But it was also amazing experience, the extreme environment, you could hear every breath, it felt like you where on the moon. Also it was our little moment crossing paths with cinema history. I knew that Antonioni had shot Zabriskie Point there, so he must at some point have stood exactly where we where standing, in that same heat, looking at the same landscape, thinking to himself: “How am I going to do this?”
Another time was when 12 gun-drawn LAPD burst onto our set and did a room-by-room search at an apartment we where shooting a sex scene between Eric and Nikki. A neighbor thought someone was getting raped and called the police on us.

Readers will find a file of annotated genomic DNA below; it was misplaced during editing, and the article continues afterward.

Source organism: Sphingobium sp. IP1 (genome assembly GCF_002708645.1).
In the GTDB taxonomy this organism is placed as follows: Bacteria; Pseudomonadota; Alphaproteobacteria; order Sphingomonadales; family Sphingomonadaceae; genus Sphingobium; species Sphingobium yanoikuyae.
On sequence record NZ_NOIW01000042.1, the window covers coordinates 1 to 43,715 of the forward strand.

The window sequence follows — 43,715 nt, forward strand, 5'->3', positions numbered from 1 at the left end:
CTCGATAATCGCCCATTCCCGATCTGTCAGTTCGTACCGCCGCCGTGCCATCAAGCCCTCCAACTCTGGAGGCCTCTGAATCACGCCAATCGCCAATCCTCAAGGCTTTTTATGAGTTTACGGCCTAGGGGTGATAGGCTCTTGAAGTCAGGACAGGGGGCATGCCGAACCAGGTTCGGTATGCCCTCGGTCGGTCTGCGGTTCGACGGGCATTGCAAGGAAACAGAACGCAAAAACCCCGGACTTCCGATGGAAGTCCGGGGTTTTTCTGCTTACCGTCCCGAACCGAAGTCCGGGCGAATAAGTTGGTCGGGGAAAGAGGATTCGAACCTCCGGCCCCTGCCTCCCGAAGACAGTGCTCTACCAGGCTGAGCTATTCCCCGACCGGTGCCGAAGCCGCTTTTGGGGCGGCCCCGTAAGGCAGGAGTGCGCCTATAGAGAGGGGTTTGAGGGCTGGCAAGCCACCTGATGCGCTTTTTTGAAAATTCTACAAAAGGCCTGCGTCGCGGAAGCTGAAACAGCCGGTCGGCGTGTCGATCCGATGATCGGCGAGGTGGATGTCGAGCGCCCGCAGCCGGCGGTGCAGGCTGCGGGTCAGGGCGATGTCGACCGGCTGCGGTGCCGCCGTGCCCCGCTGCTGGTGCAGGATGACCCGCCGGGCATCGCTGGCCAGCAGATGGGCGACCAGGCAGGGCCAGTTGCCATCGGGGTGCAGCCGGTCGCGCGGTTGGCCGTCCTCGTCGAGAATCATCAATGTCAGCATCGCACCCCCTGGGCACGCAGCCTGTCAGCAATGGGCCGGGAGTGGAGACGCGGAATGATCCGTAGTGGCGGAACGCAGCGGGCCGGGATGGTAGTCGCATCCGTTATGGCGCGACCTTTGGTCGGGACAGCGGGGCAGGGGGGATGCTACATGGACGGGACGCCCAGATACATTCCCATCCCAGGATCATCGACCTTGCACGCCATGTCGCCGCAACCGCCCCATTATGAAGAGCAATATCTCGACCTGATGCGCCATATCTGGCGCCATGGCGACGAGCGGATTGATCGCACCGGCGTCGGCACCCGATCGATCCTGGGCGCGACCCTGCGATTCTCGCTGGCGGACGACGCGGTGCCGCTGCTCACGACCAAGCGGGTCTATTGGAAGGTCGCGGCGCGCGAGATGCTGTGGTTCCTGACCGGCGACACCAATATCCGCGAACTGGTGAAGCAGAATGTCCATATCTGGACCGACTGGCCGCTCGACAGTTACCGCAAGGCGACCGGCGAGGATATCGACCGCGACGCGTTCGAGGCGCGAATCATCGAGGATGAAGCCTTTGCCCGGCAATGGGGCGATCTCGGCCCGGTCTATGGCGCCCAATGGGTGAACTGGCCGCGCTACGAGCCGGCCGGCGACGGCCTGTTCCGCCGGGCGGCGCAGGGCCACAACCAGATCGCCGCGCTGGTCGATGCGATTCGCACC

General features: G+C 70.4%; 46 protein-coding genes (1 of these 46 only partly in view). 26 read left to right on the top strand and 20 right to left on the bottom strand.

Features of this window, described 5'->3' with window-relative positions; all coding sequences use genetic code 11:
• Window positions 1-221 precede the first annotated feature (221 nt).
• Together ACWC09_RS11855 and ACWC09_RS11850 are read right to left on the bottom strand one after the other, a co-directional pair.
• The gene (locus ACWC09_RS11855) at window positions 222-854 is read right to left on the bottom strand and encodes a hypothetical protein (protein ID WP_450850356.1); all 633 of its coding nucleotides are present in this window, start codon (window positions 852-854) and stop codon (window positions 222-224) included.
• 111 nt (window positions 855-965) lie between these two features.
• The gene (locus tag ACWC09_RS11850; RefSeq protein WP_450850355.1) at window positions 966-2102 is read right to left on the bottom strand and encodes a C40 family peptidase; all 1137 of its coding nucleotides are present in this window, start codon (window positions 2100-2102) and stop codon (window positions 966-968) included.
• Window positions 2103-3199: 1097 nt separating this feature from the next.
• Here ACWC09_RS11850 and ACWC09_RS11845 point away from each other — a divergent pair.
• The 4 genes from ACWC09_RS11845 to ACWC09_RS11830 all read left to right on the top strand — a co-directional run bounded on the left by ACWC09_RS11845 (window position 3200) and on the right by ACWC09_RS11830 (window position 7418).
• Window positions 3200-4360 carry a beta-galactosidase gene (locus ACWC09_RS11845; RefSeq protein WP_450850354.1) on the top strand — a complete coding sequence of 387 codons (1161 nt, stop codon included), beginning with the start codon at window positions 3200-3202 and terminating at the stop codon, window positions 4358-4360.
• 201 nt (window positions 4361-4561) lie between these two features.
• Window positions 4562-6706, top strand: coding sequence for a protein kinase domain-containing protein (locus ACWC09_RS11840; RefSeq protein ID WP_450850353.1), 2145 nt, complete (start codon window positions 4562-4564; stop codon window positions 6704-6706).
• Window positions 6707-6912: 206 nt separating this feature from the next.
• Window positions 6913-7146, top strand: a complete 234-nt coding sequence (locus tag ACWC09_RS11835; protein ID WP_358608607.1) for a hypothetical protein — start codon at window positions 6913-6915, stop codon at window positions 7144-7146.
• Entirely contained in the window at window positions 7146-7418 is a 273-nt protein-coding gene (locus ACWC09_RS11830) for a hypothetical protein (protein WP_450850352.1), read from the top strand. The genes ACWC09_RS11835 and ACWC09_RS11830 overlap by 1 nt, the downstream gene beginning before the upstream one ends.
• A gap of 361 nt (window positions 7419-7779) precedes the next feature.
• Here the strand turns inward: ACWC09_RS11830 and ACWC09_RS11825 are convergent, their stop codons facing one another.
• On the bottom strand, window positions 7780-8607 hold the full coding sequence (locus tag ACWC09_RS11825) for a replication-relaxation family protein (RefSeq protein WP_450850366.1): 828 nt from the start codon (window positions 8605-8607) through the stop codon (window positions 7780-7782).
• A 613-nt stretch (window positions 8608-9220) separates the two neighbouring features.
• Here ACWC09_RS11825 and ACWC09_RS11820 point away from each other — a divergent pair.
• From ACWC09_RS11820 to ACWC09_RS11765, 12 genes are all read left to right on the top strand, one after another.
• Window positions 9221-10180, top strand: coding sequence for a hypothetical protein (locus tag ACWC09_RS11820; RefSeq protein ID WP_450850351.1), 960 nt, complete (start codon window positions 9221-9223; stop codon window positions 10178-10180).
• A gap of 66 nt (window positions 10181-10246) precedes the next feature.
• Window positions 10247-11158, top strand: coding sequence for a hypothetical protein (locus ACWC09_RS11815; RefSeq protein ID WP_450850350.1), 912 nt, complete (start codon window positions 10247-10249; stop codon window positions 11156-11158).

It was scary, because I knew Eric had a prop gun as part of his wardrobe and he was in the bedroom when the cops spilled into the living room. They were all really nervous, flashing around with their lights and talking on their walkie-talkies. The actress, Nicky, who was half naked, was trying to tell them, that nothing bad had happened, that we where making a movie. But the place looked like a drug den, littered with beer cans and empty glasses, so it probably looked more like a snuff porn set than an actual film set.
I was telling her to sit down and just let them do their job, while at the same time they where telling us to not move. I was picturing Eric emerge from the room any moment holding the prop gun and they would just start firing. He, of course, did not, but it was scary and chaotic moment and we where happy when they left.
The film is told in a series of episodes rather than continuous time. Why did you decide to tell the story this way?